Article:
Basic Category Theory

We are currently reading “Basic Category Theory” by Tom Leinster.Tom Leinster, Basic Category Theory, Cambridge Studies in Advanced Mathematics 143 (Cambridge University Press, 2014, 2016), http://arxiv.org/abs/1612.09375v1.

Ch. 0: Introduction

Exercise 0.10: Find a universal property of the indiscrete topological space $I(S)$.

While all functions out of the discrete topology are continuous, all functions into the indiscrete topology are continuous. Thus, we can reverse the $X$ arrows of Example 0.5:

$$\xymatrix{
S \ar[r]^i & I(S) \\
& \forall X
    \ar[ul]^{\forall \text{\ functions\ } f}
    \ar@{.>}[u]_{\exists! \text{\ continuous\ } \bar{f}}
}$$

Exercise 0.11: Find a universal property satisfied by the pair $(\text{ker}(\theta),\iota)$ of diagram 0.2.

Diagram 0.2 was:

$$\xymatrix{
\text{ker}(\theta) \lhook\mkern-7mu \ar[r]^\iota & G \ar@<.5ex>[r]^\theta \ar@<-.5ex>[r]_\varepsilon & H
}$$

Having $\theta \circ \iota = \varepsilon \circ \iota$, with any object $F$ and $m : F \to G$, if $\theta \circ m = \varepsilon \circ m$, there exists a unique $u : F \to E$ with $\iota \circ u = m$.

$$\xymatrix{
\text{ker}(\theta) \lhook\mkern-7mu \ar[r]^\iota & G \ar@<.5ex>[r]^\theta \ar@<-.5ex>[r]_\varepsilon & H \\
\text{F} \ar@{.>}[u] \ar[ru]^m &
}$$

Exercise 0.12: $X$ is a pushout of $(i,j)$.

Exercise 0.13: (a) $\phi$ is uniquely defined by $\phi(1) \mapsto 1$, $\phi(x) \mapsto r$. All polynomial terms of one variable over $\ZZ$ can be expressed as sums and products of these primitives. (Thus $\phi(x^n) \mapsto r^n$.) (b) For the isomorphism we just need the inverse function of $\iota$, which is uniquely given by $\iota^{-1} : A \to \ZZ[x], \iota^{-1}(a) = x$.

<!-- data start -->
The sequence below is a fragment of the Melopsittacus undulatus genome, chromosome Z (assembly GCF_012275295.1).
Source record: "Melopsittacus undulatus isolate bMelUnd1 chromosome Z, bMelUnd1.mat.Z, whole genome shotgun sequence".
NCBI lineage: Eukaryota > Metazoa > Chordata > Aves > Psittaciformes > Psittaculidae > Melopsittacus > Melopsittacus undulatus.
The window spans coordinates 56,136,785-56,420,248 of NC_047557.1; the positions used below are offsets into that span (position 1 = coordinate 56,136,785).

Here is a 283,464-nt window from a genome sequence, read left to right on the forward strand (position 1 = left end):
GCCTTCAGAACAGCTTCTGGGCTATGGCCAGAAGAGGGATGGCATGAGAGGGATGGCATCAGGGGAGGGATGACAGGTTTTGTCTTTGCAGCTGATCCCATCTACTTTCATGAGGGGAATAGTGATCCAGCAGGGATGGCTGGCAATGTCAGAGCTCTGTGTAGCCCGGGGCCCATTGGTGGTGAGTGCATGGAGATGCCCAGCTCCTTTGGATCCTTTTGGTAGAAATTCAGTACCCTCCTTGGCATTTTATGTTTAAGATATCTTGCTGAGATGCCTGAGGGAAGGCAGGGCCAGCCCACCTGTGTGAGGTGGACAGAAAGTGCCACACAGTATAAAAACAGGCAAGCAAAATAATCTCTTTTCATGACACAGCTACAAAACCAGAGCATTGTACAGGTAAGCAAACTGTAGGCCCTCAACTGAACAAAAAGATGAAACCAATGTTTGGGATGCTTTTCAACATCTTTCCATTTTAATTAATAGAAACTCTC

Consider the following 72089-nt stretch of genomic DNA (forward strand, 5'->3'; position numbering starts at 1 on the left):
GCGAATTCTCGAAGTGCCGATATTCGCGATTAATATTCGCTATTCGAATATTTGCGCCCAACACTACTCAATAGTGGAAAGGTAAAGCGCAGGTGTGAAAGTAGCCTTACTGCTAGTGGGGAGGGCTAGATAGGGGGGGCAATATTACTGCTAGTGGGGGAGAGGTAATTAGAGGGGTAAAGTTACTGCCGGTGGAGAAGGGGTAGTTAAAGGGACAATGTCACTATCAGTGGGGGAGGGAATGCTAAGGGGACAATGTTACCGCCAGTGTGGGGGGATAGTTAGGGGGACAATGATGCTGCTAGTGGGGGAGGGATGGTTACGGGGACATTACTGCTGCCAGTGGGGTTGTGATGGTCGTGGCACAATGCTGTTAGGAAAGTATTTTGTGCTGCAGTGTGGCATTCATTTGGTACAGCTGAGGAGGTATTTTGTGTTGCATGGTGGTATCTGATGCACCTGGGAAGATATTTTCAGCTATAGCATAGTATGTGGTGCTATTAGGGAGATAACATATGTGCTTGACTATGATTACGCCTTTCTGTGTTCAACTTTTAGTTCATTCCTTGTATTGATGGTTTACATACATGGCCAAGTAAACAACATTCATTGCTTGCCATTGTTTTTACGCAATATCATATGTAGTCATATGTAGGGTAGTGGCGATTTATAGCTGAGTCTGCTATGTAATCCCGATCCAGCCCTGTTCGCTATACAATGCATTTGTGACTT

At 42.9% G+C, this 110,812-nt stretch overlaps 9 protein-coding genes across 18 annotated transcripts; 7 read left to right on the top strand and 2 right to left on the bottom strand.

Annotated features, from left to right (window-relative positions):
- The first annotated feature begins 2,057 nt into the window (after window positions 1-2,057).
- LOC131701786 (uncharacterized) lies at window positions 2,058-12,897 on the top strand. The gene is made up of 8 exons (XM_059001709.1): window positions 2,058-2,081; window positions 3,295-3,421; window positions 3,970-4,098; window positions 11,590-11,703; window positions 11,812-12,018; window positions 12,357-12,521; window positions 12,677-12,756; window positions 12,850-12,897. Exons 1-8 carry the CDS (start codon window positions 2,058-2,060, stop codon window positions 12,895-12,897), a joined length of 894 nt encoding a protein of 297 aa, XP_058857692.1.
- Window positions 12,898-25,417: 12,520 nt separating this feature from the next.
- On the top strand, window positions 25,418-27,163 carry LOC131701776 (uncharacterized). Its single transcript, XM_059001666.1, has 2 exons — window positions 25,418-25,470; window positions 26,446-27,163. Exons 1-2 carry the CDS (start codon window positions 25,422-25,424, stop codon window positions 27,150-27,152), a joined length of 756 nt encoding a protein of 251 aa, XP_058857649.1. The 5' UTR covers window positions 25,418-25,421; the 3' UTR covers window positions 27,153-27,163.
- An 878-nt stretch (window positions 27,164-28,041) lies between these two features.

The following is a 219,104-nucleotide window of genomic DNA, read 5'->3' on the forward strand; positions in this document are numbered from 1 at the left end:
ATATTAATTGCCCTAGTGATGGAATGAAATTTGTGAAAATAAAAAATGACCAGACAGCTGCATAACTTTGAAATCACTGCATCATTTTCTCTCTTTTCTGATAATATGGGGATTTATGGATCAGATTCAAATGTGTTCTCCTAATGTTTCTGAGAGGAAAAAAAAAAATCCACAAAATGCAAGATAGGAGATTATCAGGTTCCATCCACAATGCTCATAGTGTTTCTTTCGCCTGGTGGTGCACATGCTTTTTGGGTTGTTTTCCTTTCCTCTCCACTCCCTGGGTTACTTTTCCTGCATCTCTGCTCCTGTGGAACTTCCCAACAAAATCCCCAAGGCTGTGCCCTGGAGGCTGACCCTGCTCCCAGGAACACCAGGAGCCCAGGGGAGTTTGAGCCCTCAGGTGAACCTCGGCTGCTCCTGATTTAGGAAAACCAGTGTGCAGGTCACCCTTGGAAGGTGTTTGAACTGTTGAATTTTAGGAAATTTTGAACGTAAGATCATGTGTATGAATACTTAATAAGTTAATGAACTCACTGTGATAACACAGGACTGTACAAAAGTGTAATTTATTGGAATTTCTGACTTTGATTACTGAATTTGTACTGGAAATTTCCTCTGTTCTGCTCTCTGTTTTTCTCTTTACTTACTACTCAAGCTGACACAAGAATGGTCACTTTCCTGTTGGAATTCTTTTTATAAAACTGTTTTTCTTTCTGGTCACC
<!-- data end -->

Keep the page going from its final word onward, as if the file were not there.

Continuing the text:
Exercise 0.14: TBD.

Ch. 1: Categories, functors and natural transformations

Exercise 1.1.12:

Exercise 1.1.13: Assume a different $h : B \to A$. Then $h = h \circ 1_B  = h \circ (f \circ g)  = (h \circ f) \circ g  = 1_A \circ g  = g$.

Exercise 1.1.14: $$((f \times g) \circ (f' \times g'))(A, B) =
f(f'(A)) \times g(g'(B))$$

$$\text{id}_{\mathcal{A \times B}}(A, B) =
\text{id}_{\mathcal{A}}(A) \times \text{id}_{\mathcal{B}}(B)$$

Exercise 1.1.15: We need to know composition of continuous maps is closed, is associative and has an identity. Two objects are isomorphic if there are two continuous maps between them such that their composition is homotopic to the identity.